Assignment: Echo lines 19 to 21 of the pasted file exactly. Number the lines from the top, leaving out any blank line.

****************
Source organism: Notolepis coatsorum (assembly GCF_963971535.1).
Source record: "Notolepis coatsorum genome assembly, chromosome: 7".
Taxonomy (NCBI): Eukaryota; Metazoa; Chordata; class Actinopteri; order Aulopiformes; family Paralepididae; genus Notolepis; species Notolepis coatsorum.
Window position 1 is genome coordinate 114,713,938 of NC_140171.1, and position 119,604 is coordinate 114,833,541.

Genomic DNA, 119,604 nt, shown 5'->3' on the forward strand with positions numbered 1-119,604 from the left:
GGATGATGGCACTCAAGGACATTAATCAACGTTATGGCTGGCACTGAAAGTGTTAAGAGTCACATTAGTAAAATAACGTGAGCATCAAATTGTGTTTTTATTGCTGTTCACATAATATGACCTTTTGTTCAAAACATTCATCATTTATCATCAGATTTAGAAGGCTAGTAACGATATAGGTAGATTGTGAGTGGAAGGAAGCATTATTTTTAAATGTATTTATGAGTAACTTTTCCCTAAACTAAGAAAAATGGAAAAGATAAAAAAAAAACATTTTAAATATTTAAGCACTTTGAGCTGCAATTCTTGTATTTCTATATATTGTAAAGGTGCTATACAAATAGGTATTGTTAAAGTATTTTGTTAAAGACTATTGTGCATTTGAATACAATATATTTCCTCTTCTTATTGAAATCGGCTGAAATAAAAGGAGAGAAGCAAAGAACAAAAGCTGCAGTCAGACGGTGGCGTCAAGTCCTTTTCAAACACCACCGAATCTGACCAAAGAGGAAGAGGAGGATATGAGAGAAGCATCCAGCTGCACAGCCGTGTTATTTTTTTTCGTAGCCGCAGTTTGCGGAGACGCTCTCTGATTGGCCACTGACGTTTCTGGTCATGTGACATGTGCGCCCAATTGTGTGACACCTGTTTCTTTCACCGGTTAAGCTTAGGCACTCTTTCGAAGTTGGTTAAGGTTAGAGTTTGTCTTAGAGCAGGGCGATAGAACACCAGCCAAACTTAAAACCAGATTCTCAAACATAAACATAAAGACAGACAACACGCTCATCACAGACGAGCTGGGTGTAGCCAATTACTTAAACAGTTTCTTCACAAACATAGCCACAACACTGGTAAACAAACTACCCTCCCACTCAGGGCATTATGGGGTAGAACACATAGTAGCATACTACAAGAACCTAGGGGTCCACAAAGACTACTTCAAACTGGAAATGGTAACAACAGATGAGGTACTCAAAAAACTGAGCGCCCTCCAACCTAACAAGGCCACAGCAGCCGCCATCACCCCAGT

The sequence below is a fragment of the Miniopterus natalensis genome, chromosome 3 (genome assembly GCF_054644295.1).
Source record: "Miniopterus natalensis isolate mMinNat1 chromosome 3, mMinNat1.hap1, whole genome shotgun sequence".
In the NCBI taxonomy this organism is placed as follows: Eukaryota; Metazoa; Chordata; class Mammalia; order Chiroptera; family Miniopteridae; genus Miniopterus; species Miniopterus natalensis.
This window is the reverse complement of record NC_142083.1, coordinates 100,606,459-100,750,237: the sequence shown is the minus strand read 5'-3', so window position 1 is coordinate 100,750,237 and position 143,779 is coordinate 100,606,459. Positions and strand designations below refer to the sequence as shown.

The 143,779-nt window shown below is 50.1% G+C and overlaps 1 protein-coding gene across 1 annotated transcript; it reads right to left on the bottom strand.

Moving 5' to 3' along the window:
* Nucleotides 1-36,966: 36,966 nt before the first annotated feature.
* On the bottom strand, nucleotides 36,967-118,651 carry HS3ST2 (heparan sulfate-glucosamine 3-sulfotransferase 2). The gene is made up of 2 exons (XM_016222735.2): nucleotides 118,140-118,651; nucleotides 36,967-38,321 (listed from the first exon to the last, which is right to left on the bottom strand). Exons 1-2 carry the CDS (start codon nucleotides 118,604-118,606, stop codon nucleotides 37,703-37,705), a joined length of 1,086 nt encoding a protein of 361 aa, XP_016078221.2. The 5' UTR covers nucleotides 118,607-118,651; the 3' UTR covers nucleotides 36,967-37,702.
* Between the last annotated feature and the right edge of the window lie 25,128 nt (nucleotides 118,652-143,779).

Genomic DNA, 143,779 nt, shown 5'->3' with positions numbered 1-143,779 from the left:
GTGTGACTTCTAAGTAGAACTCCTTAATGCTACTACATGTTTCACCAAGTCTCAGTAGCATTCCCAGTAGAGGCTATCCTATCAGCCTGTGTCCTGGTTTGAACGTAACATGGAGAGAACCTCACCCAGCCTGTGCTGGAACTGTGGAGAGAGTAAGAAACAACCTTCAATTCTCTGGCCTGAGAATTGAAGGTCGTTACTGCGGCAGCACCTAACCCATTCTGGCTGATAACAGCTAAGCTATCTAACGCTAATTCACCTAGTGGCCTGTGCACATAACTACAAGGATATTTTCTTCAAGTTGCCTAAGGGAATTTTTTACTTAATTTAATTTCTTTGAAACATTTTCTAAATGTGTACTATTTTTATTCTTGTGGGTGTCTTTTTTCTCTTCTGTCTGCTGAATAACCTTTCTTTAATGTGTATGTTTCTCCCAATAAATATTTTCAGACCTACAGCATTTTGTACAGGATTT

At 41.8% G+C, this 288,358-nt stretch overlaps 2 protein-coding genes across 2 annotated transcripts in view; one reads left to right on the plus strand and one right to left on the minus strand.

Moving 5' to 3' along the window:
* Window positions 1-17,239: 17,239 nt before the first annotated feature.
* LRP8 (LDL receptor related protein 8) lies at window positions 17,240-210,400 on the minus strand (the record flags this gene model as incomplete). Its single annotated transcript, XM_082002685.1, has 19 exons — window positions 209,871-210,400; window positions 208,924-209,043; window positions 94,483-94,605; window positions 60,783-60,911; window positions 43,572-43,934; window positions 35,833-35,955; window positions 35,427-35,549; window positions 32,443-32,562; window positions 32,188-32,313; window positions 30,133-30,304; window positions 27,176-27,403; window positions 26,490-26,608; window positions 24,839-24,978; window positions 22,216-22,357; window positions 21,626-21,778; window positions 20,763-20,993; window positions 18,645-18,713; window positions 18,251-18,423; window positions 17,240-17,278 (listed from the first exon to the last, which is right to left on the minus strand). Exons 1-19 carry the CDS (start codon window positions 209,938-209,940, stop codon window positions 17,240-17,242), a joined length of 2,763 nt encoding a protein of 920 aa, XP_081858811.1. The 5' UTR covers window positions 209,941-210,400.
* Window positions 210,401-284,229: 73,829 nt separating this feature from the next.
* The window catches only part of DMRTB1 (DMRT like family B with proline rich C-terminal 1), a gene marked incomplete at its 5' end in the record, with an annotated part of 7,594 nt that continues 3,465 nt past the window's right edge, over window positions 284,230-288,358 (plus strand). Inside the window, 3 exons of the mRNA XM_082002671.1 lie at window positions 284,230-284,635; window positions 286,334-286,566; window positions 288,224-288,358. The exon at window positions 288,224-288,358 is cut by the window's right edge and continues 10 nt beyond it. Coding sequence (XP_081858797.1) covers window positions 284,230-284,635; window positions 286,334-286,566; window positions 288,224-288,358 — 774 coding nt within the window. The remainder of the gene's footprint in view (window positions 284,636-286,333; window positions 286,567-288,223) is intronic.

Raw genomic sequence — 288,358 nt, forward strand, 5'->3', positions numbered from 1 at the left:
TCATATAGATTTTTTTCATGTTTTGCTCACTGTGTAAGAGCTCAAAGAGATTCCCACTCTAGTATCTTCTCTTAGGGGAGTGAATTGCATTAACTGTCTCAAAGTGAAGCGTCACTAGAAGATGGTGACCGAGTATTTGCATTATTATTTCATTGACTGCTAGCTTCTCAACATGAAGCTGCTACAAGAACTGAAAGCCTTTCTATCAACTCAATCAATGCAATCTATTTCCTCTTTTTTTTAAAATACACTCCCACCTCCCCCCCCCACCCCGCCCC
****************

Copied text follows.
Moving 5' to 3' along the window:
* Window positions 1-17,239: 17,239 nt before the first annotated feature.
* LRP8 (LDL receptor related protein 8) lies at window positions 17,240-210,400 on the minus strand (the record flags this gene model as incomplete). Its single annotated transcript, XM_082002685.1, has 19 exons — window positions 209,871-210,400; window positions 208,924-209,043; window positions 94,483-94,605; window positions 60,783-60,911; window positions 43,572-43,934; window positions 35,833-35,955; window positions 35,427-35,549; window positions 32,443-32,562; window positions 32,188-32,313; window positions 30,133-30,304; window positions 27,176-27,403; window positions 26,490-26,608; window positions 24,839-24,978; window positions 22,216-22,357; window positions 21,626-21,778; window positions 20,763-20,993; window positions 18,645-18,713; window positions 18,251-18,423; window positions 17,240-17,278 (listed from the first exon to the last, which is right to left on the minus strand). Exons 1-19 carry the CDS (start codon window positions 209,938-209,940, stop codon window positions 17,240-17,242), a joined length of 2,763 nt encoding a protein of 920 aa, XP_081858811.1. The 5' UTR covers window positions 209,941-210,400.